As senior ROTC Cadet Erin McTarnaghan, a biomolecular science major,

sits down in the evening to work on an assignment, one thing is certain: she won’t be pulling an all-nighter. Doing so would mean two things: showing up to her 6 a.m. physical training session sluggish and unprepared, and letting down her fellow cadets.

“Everything we do in ROTC, we do as a team,” she says. “I wouldn’t ever want to show up and not give my all for them like they do for me.”

According to McTarnaghan, the team and “family-like” connection they share is what makes the ROTC program at Clarkson so unique. She explains, “Even our Cadre, the officers and non-commissioned officers who run the program, are dedicated above and beyond. We all really help each other out. The goal is not to have one or two superstars, but to have the class as a whole shine.”

Shine they do. In 2010, Washington Monthly ranked Clarkson’s Army and Air Force ROTC programs second in the nation, beating out 270 other colleges and universities with ROTC programs like Old Dominion, RPI, Notre Dame and Virginia Tech.

A Common Set of Values

The rankings are based on the size of the ROTC program in relation to the size of the entire student population. Clarkson’s ROTC programs, named the Golden Knight Battalion (Army) and Detachment 536 (Air Force), currently have 122 students enrolled from Clarkson and additional students from St. Lawrence University, SUNY Canton and SUNY Potsdam.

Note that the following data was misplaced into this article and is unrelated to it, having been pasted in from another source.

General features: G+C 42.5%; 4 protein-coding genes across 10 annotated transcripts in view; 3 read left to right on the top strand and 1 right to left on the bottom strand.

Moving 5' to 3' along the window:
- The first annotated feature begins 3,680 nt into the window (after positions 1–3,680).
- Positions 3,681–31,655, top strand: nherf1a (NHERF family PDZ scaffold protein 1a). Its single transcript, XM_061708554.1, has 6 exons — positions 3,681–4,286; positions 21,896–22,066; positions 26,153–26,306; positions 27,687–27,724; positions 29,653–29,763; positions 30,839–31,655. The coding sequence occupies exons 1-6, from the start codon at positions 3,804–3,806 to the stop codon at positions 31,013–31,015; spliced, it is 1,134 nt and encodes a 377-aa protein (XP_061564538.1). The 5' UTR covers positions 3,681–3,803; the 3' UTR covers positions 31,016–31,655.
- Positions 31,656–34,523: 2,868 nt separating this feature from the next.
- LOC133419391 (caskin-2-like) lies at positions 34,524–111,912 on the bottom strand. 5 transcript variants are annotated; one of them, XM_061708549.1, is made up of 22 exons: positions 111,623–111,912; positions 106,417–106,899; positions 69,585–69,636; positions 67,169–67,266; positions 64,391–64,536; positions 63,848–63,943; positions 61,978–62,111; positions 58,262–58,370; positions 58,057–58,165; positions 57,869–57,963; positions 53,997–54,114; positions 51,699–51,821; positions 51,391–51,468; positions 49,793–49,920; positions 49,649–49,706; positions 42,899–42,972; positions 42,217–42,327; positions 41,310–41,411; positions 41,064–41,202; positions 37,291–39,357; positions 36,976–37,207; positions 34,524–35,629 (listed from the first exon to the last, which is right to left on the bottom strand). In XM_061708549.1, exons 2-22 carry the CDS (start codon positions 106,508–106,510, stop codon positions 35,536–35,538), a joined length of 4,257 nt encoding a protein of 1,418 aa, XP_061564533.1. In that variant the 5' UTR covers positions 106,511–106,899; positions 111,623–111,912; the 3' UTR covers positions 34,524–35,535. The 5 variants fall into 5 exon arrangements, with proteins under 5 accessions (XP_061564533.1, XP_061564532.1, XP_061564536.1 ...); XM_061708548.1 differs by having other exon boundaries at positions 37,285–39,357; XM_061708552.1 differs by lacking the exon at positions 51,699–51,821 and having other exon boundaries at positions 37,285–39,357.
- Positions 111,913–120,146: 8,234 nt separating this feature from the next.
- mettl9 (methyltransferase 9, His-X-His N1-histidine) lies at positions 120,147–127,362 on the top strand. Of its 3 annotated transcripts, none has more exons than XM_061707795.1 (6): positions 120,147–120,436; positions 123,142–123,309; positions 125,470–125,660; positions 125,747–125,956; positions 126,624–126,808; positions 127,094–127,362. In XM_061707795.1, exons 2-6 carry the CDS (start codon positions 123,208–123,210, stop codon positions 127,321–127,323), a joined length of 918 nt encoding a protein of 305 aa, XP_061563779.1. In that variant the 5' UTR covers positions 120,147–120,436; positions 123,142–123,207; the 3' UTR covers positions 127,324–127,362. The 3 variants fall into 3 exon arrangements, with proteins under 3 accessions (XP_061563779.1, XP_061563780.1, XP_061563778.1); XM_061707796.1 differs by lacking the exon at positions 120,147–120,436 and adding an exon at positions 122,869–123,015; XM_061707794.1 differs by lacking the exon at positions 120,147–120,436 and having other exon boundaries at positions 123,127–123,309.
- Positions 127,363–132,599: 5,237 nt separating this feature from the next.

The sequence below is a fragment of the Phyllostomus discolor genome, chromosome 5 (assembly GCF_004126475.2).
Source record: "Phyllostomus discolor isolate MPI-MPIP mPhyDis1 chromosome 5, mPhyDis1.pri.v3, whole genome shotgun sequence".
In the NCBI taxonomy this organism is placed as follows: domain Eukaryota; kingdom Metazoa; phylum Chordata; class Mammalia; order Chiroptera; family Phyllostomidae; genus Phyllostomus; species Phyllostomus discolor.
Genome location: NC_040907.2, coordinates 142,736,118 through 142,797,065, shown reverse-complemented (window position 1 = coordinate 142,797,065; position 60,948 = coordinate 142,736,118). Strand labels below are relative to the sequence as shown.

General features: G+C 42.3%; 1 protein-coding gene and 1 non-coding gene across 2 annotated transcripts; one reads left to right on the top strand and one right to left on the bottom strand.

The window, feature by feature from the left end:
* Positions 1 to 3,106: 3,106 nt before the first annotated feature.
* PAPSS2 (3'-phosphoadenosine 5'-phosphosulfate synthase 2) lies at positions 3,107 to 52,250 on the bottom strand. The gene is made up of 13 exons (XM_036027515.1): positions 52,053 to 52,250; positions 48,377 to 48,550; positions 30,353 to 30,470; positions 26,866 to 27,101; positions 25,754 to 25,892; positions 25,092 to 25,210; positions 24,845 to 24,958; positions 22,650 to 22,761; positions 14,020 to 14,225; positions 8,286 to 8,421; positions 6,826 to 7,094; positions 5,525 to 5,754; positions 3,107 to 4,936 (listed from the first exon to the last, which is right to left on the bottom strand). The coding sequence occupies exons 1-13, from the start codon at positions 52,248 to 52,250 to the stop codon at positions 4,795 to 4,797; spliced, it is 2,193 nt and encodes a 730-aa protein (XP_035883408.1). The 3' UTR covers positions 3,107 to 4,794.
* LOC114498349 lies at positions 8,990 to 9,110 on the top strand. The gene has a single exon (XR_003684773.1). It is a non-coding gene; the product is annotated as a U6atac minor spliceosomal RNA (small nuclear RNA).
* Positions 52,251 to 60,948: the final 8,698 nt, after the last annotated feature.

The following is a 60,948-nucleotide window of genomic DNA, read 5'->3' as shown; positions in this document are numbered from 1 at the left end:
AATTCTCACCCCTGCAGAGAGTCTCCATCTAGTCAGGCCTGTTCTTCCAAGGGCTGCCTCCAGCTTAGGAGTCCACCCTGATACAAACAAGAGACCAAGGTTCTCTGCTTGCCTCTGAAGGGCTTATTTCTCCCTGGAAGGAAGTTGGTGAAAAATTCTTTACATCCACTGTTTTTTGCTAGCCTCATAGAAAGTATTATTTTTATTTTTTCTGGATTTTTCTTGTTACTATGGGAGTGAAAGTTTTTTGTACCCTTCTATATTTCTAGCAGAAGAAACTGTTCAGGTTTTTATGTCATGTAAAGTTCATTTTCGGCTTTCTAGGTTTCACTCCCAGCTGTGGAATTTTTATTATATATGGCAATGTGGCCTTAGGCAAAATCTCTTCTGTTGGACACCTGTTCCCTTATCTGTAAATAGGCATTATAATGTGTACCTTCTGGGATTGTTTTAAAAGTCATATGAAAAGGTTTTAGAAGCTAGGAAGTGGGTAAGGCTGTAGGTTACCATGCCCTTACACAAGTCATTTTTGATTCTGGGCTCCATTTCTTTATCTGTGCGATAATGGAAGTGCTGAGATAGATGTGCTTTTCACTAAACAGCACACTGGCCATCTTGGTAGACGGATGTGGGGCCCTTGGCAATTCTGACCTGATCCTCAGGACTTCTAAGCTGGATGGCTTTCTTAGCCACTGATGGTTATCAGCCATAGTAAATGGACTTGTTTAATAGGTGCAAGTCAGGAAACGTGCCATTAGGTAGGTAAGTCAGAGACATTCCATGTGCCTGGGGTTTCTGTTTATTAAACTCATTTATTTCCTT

rotc_group1But for many of the cadets, there are more important reasons why the Clarkson program deserves such a high ranking, including the similarity in values between Clarkson and ROTC, the location and the leadership.

“To me, Clarkson and ROTC go hand in hand because they both start with a set of values, including integrity, service and teamwork,” says senior Cadet Charles Rugg. “We are expected to incorporate them into our daily lives as students, and then we take them a step further through ROTC.”

Army Battalion Commander Major Joseph Roller agrees. “Both the Army and Air Force flags are flown on our campus. This simple act sends a tremendous message about the military support that exists here at Clarkson,” he says. “The culture on campus allows the Cadre to effectively train cadets to become successful military leaders.”

Clarkson’s rural location near the Adirondacks also presents a matchless experience for cadets who have access to not one, but three training areas, including Back 40 trails and the rappel tower behind Clarkson’s campus, as well as Seven Springs and Stone Valley sites. According to Rugg, these are training sites “that other schools can only dream of.”

Leadership Training

Rugg and McTarnaghan also know a thing or two about leadership. As Cadet Battalion Commander, Rugg is responsible for setting the direction for the battalion for a semester, including training and mentoring. Similarly, McTarnaghan is the manager of the ROTC training system, where she manages both training evaluations and the junior class in their own leadership positions.